As recently reported in the FT, the levy on non-domiciled individuals raised £178m for the UK exchequer for the 2011-12 tax year. This represents a 6% rise on the prior year, and the highest figure since the levy was introduced in 2008.
No doubt Her Majesty's Revenue and Customs (HM Revenue and Customs or HMRC) is a non-ministerial department of the UK Government responsible for the collection of taxes, the payment of some forms of state support and the administration of other regulatory regimes including the national minimum wage.... More will be pleased with this, but it also serves to underline how the UK represents an attractive home for wealthy and talented foreign nationals, and the contribution that they make to the UK economy.
In short, a £30,000 charge applies where a “non-dom” has been UK resident in at least 7 of the previous 9 tax years, increasing to £50,000 for someone who has been resident for at least 12 of the previous 14 years. Clearly, many see this as a price which they are willing to pay for the ability to defer/exempt income and gains they generate overseas from UK tax, and also to enjoy the wider benefits of living here.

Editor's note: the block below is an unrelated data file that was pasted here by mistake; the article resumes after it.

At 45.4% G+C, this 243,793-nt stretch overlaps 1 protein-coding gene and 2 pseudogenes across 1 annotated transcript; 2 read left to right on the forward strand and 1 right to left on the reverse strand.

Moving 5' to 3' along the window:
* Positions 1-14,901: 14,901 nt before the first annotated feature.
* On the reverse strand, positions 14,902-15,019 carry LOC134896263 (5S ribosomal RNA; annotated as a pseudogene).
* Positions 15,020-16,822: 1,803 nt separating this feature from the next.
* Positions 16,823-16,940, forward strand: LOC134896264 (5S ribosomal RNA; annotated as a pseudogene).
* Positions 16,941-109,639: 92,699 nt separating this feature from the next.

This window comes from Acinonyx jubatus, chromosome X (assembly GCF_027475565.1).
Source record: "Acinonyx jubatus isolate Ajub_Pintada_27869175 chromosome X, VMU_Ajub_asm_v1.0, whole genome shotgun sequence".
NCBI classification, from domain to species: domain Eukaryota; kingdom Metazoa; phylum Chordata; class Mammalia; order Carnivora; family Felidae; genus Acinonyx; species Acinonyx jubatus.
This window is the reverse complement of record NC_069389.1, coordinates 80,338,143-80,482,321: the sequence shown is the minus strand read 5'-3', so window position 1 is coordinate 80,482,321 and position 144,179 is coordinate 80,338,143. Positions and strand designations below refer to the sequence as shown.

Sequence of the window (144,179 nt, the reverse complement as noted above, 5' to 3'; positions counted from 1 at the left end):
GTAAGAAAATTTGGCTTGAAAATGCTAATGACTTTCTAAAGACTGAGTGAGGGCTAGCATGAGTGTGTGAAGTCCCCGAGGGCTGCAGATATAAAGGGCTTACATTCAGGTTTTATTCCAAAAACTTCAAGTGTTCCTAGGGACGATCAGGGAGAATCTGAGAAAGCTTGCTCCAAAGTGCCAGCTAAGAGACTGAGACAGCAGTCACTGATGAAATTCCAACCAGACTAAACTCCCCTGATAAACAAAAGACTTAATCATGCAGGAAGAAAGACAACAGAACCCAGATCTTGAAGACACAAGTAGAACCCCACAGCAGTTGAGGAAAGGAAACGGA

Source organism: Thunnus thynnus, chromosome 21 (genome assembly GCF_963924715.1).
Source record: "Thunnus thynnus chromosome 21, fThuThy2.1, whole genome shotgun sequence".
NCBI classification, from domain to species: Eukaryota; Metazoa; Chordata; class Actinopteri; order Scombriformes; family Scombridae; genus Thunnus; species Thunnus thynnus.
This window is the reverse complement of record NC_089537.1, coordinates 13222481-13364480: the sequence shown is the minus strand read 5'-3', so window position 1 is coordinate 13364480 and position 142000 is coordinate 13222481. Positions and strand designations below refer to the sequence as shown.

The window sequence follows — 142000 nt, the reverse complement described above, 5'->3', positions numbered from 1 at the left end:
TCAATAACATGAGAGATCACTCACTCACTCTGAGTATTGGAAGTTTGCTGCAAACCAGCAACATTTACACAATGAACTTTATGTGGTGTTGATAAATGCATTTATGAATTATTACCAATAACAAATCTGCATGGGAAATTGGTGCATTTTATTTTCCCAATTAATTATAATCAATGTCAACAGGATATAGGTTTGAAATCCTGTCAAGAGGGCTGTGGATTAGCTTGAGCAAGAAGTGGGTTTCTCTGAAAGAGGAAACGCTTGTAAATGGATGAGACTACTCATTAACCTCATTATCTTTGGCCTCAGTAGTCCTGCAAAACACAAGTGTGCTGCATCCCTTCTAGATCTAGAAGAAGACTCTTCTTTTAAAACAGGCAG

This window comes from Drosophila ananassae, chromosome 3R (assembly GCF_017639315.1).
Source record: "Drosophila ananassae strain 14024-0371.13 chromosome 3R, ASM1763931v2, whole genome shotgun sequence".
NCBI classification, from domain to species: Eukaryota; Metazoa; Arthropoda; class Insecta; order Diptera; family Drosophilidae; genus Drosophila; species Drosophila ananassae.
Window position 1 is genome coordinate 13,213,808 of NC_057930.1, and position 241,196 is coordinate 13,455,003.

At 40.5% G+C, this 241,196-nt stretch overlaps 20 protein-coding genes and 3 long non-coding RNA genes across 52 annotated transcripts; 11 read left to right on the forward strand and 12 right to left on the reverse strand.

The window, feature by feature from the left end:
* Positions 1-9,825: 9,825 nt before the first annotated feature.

The UK has perhaps proved more attractive in light of the more stringent tax regimes implemented by other European states, notably in France, Italy and Spain for example. We continue to see a steady flow of senior executives and other wealthy individuals moving to the UK, often citing the unfavourable changes in local tax laws.
There are various nuances to claiming non-domicile status in UK, and to paying the £30k/£50k remittance basis charge where relevant. Our team is specialised in these areas, and would be happy for individuals who are interested in tax breaks for expatriates in the UK to contact us.